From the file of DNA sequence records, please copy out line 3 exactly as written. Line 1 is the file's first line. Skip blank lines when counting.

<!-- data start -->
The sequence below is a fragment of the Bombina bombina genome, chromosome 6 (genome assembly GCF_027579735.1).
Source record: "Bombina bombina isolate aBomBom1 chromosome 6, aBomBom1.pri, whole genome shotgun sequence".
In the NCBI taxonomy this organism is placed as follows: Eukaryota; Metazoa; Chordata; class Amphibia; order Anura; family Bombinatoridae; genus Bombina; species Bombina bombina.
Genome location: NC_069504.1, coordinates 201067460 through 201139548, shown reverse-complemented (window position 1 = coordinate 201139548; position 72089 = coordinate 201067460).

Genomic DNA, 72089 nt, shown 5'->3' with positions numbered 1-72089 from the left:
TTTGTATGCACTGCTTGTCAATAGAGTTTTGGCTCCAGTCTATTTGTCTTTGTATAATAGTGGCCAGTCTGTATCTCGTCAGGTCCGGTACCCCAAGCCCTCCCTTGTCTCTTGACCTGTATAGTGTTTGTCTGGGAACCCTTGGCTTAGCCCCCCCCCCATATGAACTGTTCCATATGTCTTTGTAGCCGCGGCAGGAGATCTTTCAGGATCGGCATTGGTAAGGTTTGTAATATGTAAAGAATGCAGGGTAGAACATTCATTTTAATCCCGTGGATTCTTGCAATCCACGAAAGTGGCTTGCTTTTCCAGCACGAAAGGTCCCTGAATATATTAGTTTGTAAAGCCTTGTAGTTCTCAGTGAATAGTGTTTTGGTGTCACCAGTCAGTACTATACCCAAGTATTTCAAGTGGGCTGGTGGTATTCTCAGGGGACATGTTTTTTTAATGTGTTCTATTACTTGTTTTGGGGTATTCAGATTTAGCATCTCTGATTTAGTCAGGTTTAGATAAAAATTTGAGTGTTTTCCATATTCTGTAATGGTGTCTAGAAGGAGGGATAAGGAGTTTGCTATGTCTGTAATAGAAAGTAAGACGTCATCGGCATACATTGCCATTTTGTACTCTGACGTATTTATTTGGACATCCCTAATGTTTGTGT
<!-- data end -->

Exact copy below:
In the NCBI taxonomy this organism is placed as follows: Eukaryota; Metazoa; Chordata; class Amphibia; order Anura; family Bombinatoridae; genus Bombina; species Bombina bombina.